I love to see support and honor given to the arts, especially music, because it does so much for us. It’s not an “extra.” It’s something we could never do without.
What are your thoughts about the Friendship Arts program?
I’m so proud of Friendship for expanding its arts offerings! Before it was closed down, City Arts + Prep PCS was the only arts school in DC serving kids in grades Pre-K through 8th. The fact that Friendship has transplanted the entire arts team and many of the students is a testament to the vision of our leaders, which is just spot on. They can see something is working, they can see something is effective, they can see something that is changing lives, and they can see how good it is for Friendship to offer these opportunities and fill a void that was left by the closing of City Arts. The response has been great. Our kids and families that are so excited about the arts hub at Friendship Armstrong.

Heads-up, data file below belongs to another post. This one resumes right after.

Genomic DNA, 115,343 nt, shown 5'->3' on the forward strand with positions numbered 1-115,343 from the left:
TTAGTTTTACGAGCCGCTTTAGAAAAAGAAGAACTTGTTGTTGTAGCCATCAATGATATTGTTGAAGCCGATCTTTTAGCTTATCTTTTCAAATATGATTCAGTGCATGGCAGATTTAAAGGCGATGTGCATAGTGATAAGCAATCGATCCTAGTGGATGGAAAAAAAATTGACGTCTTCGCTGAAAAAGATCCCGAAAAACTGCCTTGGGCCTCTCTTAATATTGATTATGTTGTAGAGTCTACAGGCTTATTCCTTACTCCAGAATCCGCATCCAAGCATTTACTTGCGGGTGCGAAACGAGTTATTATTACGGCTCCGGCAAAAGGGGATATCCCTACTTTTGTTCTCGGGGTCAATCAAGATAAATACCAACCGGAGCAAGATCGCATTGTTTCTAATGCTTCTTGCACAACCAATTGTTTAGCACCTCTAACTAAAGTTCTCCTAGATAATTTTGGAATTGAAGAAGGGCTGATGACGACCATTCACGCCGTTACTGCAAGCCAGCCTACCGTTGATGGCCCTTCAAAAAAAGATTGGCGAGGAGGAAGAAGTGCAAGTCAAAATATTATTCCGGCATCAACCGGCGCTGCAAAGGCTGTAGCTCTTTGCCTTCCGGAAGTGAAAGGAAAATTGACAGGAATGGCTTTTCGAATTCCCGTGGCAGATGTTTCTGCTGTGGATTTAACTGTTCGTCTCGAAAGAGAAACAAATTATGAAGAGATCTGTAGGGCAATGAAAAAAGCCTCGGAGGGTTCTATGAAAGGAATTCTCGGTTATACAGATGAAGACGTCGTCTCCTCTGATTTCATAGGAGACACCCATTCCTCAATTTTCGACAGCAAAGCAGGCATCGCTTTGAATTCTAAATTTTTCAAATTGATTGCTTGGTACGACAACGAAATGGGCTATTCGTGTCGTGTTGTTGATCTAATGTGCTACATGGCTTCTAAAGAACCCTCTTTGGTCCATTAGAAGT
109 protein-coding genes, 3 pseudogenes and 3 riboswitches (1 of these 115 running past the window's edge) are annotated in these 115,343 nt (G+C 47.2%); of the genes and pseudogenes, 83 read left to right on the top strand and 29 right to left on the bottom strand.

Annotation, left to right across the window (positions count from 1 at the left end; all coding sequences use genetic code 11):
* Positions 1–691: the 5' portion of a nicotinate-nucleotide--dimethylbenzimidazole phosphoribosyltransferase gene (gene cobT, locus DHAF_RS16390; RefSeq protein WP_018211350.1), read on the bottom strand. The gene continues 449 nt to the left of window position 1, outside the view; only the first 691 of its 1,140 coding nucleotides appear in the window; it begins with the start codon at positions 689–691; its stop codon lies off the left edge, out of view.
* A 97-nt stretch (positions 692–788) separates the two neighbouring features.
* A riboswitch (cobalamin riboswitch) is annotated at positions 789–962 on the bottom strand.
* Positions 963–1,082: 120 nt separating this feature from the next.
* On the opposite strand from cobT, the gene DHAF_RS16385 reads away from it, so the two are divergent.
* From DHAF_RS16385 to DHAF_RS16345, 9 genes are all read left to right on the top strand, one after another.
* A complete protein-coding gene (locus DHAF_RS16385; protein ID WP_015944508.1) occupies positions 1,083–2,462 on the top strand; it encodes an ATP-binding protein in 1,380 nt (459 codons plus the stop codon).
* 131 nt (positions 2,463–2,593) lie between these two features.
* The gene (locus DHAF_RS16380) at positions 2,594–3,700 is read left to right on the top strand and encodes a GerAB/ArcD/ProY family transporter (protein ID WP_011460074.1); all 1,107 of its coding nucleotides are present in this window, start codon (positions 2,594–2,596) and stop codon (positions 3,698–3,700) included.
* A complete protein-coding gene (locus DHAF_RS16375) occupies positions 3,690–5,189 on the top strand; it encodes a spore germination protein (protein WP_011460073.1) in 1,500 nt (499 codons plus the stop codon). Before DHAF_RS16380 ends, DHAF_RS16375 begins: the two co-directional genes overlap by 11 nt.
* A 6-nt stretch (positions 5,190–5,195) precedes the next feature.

Is there a fun fact you would like to share?
One fun fact is that I performed as a contestant on a TV show, NBC’s “The Sing Off”, which was a competition-style show for singing groups back in 2011. That was a really fun experience and it is so surreal to be able to say I’ve performed on TV in front of millions of people. It was life-changing, to say the least.
Another fun fact is that I studied French for four years in middle/high school and then later and college. I feel almost as strongly about language as I feel about music; it opened up a lot of doors for me. My grasp of the English language grew immensely because I learned concepts in French which carried over to my mother tongue. It also aided my music studies; when you study classical music, you inevitably begin to learn music in other languages like French, Italian, Latin, etc.